Yes it is very long. Yes it is very involved. Yes it will be a slow read. But I hope that you, as did I, will savor nearly every word. The settings from Montana to Seattle and around the world and the characters of a woman pilot and a struggling actress will rattle around in your brain, taking up space there for a long satisfying while.
Emily Dickinson expresses the truth about grief as poignantly as any writer I know. In fact Anne Morrow Lindbergh used the line “Hour of Lead” when she wrote about the kidnapping and murder of her first child. I especially like the central section where she articulates our ability to keep going but in a pretty mechanical way when we are hit by grief.
I have been away from the blog for a while as I have been dealing with the grief that came up as our beloved dog died. While losing a valued pet is deeply sad, old submerged grief finds a way to piggy-back on a current opportunity, hoping that it will get a chance to be aired. That has happened to me. I am slowly regaining my footing and will begin to write again on a pretty regular basis. I miss the interaction and love when it is a big part of my life. Clearly I missed some of your posts. If there is something I really ought to know that happened in the last three weeks (a death, a marriage, a move, etc.) please feel free to write me directly at firstname.lastname@example.org and I will be sure to respond by email.
Our beloved dog Grace, a 15 year old Australian Shepherd, succumbed last Thursday to a progressive neurological disease that was inhibiting her breathing. While we had thought she had arthritis for the past year, it turns out it was the beginning of the illness along with her arthritis. I am grateful I didn’t know that since she was happy and I was not anticipating her decline. In the end she only dealt with severe symptoms for 10 days. I had hoped she could die naturally at home, but in this disease a dog dies from not being able to breathe. That was appalling, so we chose to use a veterinarian in the end.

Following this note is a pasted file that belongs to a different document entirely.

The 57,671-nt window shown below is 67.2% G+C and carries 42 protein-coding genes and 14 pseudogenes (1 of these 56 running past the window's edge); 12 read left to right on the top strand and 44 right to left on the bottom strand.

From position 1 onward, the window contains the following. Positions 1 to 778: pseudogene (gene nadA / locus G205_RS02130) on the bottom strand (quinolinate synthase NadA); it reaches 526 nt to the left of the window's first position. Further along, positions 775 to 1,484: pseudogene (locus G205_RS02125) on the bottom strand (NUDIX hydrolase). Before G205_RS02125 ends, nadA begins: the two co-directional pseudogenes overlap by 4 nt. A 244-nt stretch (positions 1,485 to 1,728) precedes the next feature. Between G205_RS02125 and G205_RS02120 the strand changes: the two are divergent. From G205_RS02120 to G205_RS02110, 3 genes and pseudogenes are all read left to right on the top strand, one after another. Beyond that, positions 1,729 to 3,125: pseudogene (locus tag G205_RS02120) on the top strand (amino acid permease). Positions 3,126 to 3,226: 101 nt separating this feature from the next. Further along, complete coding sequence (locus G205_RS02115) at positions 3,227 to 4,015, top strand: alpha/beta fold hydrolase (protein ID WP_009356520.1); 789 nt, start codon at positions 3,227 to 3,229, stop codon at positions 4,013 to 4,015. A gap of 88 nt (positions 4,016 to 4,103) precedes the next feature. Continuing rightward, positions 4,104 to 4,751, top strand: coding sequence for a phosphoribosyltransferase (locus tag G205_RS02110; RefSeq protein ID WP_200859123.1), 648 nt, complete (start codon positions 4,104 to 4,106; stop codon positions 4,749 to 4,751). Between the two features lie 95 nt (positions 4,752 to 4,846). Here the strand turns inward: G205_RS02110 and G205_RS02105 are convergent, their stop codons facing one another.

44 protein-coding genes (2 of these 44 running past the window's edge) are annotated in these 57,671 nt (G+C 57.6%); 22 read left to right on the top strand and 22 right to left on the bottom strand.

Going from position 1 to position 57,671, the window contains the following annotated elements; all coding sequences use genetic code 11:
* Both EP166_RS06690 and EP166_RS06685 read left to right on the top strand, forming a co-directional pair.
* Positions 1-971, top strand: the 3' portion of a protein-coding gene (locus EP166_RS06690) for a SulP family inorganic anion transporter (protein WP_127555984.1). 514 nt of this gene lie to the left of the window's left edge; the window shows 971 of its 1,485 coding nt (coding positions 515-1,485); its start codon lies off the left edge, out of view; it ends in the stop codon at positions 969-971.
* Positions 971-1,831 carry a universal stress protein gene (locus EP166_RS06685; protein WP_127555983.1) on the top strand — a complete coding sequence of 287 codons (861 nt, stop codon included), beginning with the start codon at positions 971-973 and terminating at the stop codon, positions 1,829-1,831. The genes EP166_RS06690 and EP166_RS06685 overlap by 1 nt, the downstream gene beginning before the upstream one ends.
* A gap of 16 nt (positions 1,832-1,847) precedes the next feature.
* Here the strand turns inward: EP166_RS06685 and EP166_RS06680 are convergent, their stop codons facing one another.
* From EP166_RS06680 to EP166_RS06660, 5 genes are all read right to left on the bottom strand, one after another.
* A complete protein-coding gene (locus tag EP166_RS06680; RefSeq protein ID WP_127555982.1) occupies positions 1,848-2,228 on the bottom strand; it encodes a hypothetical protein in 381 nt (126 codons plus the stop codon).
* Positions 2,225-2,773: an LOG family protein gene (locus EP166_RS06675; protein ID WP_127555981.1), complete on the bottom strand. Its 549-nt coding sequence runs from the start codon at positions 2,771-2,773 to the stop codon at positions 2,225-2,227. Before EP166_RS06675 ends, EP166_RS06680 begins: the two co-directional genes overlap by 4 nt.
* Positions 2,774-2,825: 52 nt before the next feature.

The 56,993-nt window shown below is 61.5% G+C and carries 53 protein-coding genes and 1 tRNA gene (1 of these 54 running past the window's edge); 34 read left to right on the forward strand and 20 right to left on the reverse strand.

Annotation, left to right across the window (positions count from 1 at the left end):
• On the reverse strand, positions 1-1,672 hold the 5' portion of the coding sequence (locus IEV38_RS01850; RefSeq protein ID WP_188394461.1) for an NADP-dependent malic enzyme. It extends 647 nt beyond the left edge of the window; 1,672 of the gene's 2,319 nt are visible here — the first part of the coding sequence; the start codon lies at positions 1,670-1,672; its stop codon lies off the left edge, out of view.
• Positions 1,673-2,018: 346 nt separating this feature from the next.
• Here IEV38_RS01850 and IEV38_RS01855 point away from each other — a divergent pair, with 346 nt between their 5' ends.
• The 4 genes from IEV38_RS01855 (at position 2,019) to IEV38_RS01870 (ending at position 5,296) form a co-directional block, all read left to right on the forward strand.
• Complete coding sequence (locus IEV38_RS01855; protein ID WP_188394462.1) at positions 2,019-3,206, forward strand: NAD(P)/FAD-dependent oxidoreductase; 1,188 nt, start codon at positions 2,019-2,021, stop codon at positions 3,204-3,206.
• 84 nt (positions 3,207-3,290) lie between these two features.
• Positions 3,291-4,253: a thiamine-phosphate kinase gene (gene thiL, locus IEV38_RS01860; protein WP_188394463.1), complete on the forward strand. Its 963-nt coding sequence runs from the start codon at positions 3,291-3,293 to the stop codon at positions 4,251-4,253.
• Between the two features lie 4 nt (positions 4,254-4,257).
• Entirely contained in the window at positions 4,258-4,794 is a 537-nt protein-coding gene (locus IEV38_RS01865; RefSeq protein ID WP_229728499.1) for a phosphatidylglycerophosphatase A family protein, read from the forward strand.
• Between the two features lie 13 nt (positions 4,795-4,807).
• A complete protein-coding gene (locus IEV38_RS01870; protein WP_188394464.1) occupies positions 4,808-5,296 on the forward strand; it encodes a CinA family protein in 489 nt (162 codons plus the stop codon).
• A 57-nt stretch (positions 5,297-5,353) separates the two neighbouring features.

Needless to say it has taken a toll on us all. She was a loving member of the family, with us since her days as a rambunctious puppy brought from upstate New York as she slept peacefully in the back seat. At that time she joined our dog Tess, now also gone, and was a great playmate for her. We realized, too late, that we have never had just one dog, so it is very quiet–too quiet–right now.
In a while we will contact the woman active with the Australian Shepherd club and begin the search for another puppy. No dog ever replaces another as we know from having lost four in our marriage. But we are definitely dog people and will be again.